We never met up until Montrose. A mere 11 miles left for the day and for the entire Ragbrai. Mary and I had given up hope until riding past the school we heard him call out above the din of the crowd and REO Speedwagon which was blaring from giant speakers on the roof of the school. The place was crowded. Last town out. Last chance to party. Beer was available here, odd considering it was on the school grounds but then again it was southeast Iowa during the Ragbrai. Rob handed me a piece of paper with a message. Jack the tab.
Mary took off on the Motobecane leaving Rob and I to our own devices. One beer then hit the road. But we had trouble leaving. No sooner than were were a few pedal strokes into it two bikini clad girls with supersoakers drilled us. "Take the lid off your water bottle and turn around. Let's get them!" Rob insisted. Sure enough vengence was ours. They were surprised!
Then the woman he flirted with all week showed up. Had to stop. Last chance to see each other. I think they traded shirts.
Then I had to pee. Leaving the kybo I see Rob riding the tandem from the back seat and head straight into the Mississippi River. "You bastard!"
"Don't worry about it, he laughed, "this bike has seen worse this week." True, it had rained several times. I had the bottom brackets replaced 15 years later, not that I needed them to be replaced, just because I had the money and wanted it done. Bike World said that they were still alright. Still....
Finally we got rolling. Up out of the hole and up on the high road. Change of stokers requires new communication. The only real issue is that he did not want me to coast. Easy for him to ask. After all I had been riding all week while he worked. Rob also raced and was disciplined. "Just give me a gear when I ask for one," he asked. Prospects of a painful ride. Rocket man on back not allowing my pedal pedal coast coast method. Fine. Head down and pedal.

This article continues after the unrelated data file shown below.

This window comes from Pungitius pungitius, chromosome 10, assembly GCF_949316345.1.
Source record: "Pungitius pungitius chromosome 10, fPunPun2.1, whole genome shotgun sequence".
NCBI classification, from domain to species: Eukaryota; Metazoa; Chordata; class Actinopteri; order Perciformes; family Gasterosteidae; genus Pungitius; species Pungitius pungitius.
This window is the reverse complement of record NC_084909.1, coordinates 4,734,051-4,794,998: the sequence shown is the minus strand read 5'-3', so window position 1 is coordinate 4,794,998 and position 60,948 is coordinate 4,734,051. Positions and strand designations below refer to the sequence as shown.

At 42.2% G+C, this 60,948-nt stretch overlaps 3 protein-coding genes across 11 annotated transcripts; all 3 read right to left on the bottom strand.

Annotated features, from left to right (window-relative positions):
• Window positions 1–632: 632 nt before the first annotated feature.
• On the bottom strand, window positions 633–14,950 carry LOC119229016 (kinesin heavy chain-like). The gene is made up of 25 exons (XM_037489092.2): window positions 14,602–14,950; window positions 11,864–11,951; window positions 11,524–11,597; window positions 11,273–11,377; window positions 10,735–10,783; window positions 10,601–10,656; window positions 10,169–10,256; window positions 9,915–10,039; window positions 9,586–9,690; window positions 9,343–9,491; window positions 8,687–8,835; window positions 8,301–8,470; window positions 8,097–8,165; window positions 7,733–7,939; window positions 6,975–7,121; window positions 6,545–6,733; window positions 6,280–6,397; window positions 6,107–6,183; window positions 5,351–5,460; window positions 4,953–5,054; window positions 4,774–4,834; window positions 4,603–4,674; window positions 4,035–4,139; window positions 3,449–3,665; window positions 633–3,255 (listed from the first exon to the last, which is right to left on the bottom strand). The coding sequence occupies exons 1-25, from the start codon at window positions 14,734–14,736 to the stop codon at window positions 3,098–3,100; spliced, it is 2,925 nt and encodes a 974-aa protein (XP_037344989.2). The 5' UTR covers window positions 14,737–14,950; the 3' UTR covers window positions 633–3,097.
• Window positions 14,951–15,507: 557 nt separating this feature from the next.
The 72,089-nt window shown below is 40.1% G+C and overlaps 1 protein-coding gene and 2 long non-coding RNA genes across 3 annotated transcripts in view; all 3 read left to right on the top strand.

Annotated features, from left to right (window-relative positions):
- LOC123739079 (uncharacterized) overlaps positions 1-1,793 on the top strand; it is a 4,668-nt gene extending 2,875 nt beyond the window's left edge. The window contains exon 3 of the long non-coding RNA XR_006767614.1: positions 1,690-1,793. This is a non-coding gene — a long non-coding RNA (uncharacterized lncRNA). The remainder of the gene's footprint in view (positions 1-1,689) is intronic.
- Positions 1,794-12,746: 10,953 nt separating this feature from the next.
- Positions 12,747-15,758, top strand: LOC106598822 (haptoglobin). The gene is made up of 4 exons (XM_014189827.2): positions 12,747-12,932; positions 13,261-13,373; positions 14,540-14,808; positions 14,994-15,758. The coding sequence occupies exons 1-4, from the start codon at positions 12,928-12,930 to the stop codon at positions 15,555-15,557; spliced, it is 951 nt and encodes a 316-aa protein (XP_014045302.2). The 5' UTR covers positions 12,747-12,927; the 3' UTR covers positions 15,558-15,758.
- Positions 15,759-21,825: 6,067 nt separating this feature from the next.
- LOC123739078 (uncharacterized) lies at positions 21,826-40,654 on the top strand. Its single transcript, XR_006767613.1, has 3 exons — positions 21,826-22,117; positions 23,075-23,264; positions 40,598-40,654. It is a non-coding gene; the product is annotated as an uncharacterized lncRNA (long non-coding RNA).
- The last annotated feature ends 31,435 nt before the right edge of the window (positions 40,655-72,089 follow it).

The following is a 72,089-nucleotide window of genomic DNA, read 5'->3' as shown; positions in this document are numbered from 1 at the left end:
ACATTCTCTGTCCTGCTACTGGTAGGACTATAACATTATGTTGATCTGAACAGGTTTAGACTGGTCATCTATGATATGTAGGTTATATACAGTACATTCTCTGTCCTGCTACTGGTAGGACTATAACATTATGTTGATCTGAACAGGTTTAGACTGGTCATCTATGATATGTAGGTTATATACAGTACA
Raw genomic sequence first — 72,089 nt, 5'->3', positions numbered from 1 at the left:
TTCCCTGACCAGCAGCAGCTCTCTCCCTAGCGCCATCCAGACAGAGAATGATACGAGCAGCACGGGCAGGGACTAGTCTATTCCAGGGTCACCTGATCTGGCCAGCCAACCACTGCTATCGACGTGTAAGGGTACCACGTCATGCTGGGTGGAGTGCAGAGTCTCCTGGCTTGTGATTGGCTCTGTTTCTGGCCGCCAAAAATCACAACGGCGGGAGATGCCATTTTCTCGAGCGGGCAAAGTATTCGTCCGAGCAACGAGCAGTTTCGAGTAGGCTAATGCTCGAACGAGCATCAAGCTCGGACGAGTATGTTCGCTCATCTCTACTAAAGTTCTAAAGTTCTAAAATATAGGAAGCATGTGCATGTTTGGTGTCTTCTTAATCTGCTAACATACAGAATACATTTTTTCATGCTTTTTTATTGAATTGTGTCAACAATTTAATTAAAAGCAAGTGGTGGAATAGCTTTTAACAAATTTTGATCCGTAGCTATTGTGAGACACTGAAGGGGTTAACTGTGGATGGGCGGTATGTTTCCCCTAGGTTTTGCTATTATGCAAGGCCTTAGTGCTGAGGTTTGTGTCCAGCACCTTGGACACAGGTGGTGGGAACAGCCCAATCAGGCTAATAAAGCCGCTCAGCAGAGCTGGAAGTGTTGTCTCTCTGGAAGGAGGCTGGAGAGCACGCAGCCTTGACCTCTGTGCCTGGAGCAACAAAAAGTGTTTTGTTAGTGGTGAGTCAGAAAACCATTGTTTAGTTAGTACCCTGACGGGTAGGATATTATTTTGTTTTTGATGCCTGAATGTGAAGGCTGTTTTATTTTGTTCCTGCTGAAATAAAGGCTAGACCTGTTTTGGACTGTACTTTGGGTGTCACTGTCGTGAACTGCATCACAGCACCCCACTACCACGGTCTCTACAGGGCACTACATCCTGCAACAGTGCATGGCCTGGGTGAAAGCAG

It must have been a hot humid day despite the grey sky. I was aware that I had taken my jersey off. Then I was aware that it was or had been raining. We were going fast. The bikes we passed appeared to be standing still. The road had red spots, from the local cheap rock, where road work had been done. But these areas seemed small as if it was mere pothole patching. Each red patch was flown over in mere seconds. The bike's computer died a few days earlier so I had no idea how fast we were going.
As we sped quicker to Fort Madison there were people that cheered us on. Someone gave Rob a pinwheel and he would hit me with it. Later other people statred booing us. "Ragbrai is over!" Funny, we passed a bunch of slow bikes and hundreds of people were still behind us in Montrose. Keep going, ignore them, faster.
Finally the town appeared. The route proceeded downhill with a hard left turn at the bottom. A crowd of people stood behind a State Trooper who was signaling us toward the turn. the road was wet, confirmation of the rain. We were still hauling ass at top speed. Time to scrub some speed. I applied the brakes for a second or two. "Off the brakes, the rear wheel just slid 4 inches!" Robert exclaimed. In retrospect he should have complimented the bike's brakes for being able to lock up when wet. But with the necessary retrograde completed I released the brakes. "Slow down, man, we gotta turn!"
My replay was simple. "I know what I am doing!" Some in the crowd began to back up and move. What I was about to do I had done once on a mountain bike. At the right moment i was going to hit the front brake HARD with my left hand, push the handle bar HARD with my right hand, shift weight to the left and release the front brake and make the 90 degree turn without losing an ounce of energy or speed! To put it simply, redirect the kinetic energy of the tandem without crashing or losing speed. I had no time to explain this to Rob or the State Trooper who was now jumping out of what he believed our path was.